Scott was a Manifestor. He knew exactly how to talk to those people and he said all the right comforting things while Amber was there telling everyone they were never going home. He took charge–and if there’s one thing I’ve noticed about people in a crisis, they seldom question the guy in charge–and he started immediately rewarding loyalty with extra rations and tents. In short, he gave his supporters the best chance of survival. And if you don’t think his supporters would pick on Amber just because he did, you don’t remember high school.
Scott made it impossible for anyone to disagree with him and stay in the group and I want to make something very clear: No one could have walked away and survived, alone, on that world. There were decent people in that second group of survivors, but they had to choose between going along with stuff they didn’t agree with or walking off into the wilderness and dying for their convictions. I believe that people are mostly good, but I don’t know anyone who would choose the latter.
She may be right about human nature. She may have it exactly right about how most people would react in a crisis. Granted, I’m still early days with the book, and maybe soon the asinine high school popularity contests the human colonists are having will be over because they have other stuff to worry about, but my patience for that sort of thing is gone. Maybe it really is that I don’t like dark books, but such a bleak outlook on humanity is one I don’t want to read about for 1500 pages.
Then there is the issue of expecting something different from what the text provides. A long time ago in Internet years, I was hanging out with my sister, and she started to read this awesome YA book aloud to me. It was about a girl who had agreed to leave her flighty, free-spirited mom to live with her gruff and taciturn dad in Washington. I thought what I would get was a nice coming of age story about a young girl moving to a new place and discovering herself, maybe having wacky adventures along the way. What I got, it turned out, was Twilight. I stuck it out to chapter 11, when I finally realized my nice coming of age story was never going to happen and gave up.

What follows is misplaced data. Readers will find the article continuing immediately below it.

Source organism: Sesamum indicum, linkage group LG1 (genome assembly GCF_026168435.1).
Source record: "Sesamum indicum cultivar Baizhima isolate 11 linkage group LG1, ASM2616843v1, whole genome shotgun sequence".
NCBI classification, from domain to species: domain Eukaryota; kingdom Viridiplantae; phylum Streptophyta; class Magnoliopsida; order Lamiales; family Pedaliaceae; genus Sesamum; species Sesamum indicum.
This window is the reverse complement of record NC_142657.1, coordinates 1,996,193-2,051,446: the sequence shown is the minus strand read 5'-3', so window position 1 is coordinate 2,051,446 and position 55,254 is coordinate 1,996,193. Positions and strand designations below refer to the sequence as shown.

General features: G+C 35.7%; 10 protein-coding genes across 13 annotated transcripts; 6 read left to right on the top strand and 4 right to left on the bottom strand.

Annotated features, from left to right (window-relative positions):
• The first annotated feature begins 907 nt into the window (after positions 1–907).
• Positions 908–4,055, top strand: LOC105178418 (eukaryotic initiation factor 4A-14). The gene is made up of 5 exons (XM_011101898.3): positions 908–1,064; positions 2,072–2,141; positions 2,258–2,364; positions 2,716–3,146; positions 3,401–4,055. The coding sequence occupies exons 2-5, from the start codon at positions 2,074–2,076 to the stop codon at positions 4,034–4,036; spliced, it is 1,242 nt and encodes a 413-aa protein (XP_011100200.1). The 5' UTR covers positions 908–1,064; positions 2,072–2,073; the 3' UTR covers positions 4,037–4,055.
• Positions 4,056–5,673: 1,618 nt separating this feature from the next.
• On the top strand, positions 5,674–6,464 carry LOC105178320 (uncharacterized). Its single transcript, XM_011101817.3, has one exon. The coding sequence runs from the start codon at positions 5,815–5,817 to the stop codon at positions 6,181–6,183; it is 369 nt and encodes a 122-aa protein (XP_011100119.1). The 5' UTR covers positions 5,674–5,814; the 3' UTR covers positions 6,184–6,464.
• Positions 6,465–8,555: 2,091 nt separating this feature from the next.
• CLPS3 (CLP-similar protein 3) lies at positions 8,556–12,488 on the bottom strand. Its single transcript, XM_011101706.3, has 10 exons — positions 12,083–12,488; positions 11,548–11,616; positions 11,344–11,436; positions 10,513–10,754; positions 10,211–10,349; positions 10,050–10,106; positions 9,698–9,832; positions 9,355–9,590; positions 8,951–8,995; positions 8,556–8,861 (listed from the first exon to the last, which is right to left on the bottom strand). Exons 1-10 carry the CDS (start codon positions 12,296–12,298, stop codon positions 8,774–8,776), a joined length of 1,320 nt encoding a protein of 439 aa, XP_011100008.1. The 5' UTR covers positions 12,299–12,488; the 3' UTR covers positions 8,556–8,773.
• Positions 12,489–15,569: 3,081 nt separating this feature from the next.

I expected Last Hour of Gann to be about humans settling on a hostile planet. I had a resourceful, if blunt and bitchy protagonist. I wanted her to thrive and survive. She had flaws, but hey, I can name, like, two true anti-heroines in the books I’ve read recently. Then Meoraq showed up, and it became obvious that this wasn’t so much a story of humans making a new start as it was a story about Meoraq’s journey to a deeper understanding of faith. Which, ordinarily, I’d be all for, except for those pesky characterization issues. And the fact that every woman I’ve met so far except for Amber has been helpless or useless or both. Besides, Gann is not The Sparrow.
Now that I know my major sticking points will not get any better, I’ve spent time mulling over whether I want to continue this series of blog posts. Given that Meoraq wouldn’t be the kind of person I’d want to read about under normal circumstances, little say the kind of romance hero I enjoy, I’m going to throw in the towel now. I like him fine but am not super invested, and I am not invested enough in Amber that I absolutely have to know how she fares. At this point, I’d simply be hate reading, which I derive no pleasure from. I think it’s time to call it a day and accept the fact that R Lee Smith isn’t for me. I’m sorry my first attempt at a readalong failed so spectacularly, and here’s hoping the next one will work better.
And now I am off to find a book to read that I know I’m going to enjoy.